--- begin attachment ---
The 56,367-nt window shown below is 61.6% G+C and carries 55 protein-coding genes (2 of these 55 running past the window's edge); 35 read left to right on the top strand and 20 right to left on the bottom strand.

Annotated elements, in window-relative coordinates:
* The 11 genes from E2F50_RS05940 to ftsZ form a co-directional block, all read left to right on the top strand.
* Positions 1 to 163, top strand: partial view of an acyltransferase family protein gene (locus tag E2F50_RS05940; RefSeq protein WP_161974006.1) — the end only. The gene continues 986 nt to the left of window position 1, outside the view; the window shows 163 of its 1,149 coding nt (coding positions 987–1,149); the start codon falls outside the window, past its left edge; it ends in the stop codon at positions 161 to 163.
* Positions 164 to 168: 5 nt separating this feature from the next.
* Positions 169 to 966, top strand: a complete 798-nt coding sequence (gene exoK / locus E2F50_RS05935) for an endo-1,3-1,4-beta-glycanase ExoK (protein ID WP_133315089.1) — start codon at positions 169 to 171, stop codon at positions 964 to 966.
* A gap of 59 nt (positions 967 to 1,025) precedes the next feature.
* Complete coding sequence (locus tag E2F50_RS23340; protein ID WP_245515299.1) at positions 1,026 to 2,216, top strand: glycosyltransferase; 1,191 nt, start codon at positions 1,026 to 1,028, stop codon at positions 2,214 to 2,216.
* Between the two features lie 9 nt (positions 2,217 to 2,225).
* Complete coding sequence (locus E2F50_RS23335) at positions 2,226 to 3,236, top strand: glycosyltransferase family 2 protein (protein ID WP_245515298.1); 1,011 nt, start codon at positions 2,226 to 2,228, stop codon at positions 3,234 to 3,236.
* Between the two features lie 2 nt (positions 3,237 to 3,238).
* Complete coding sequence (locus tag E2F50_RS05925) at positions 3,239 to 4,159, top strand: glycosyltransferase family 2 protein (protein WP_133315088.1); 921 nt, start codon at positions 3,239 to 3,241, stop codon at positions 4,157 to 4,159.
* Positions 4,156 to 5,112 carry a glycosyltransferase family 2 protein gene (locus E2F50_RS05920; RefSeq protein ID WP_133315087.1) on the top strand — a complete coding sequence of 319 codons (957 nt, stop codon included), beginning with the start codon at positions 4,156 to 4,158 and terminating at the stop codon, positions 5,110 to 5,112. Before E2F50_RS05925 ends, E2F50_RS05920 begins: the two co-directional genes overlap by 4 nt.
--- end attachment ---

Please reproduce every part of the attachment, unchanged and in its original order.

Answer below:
The 56,367-nt window shown below is 61.6% G+C and carries 55 protein-coding genes (2 of these 55 running past the window's edge); 35 read left to right on the top strand and 20 right to left on the bottom strand.

Annotated elements, in window-relative coordinates:
* The 11 genes from E2F50_RS05940 to ftsZ form a co-directional block, all read left to right on the top strand.
* Positions 1 to 163, top strand: partial view of an acyltransferase family protein gene (locus tag E2F50_RS05940; RefSeq protein WP_161974006.1) — the end only. The gene continues 986 nt to the left of window position 1, outside the view; the window shows 163 of its 1,149 coding nt (coding positions 987–1,149); the start codon falls outside the window, past its left edge; it ends in the stop codon at positions 161 to 163.
* Positions 164 to 168: 5 nt separating this feature from the next.
* Positions 169 to 966, top strand: a complete 798-nt coding sequence (gene exoK / locus E2F50_RS05935) for an endo-1,3-1,4-beta-glycanase ExoK (protein ID WP_133315089.1) — start codon at positions 169 to 171, stop codon at positions 964 to 966.
* A gap of 59 nt (positions 967 to 1,025) precedes the next feature.
* Complete coding sequence (locus tag E2F50_RS23340; protein ID WP_245515299.1) at positions 1,026 to 2,216, top strand: glycosyltransferase; 1,191 nt, start codon at positions 1,026 to 1,028, stop codon at positions 2,214 to 2,216.
* Between the two features lie 9 nt (positions 2,217 to 2,225).
* Complete coding sequence (locus E2F50_RS23335) at positions 2,226 to 3,236, top strand: glycosyltransferase family 2 protein (protein ID WP_245515298.1); 1,011 nt, start codon at positions 2,226 to 2,228, stop codon at positions 3,234 to 3,236.
* Between the two features lie 2 nt (positions 3,237 to 3,238).
* Complete coding sequence (locus tag E2F50_RS05925) at positions 3,239 to 4,159, top strand: glycosyltransferase family 2 protein (protein WP_133315088.1); 921 nt, start codon at positions 3,239 to 3,241, stop codon at positions 4,157 to 4,159.
* Positions 4,156 to 5,112 carry a glycosyltransferase family 2 protein gene (locus E2F50_RS05920; RefSeq protein ID WP_133315087.1) on the top strand — a complete coding sequence of 319 codons (957 nt, stop codon included), beginning with the start codon at positions 4,156 to 4,158 and terminating at the stop codon, positions 5,110 to 5,112. Before E2F50_RS05925 ends, E2F50_RS05920 begins: the two co-directional genes overlap by 4 nt.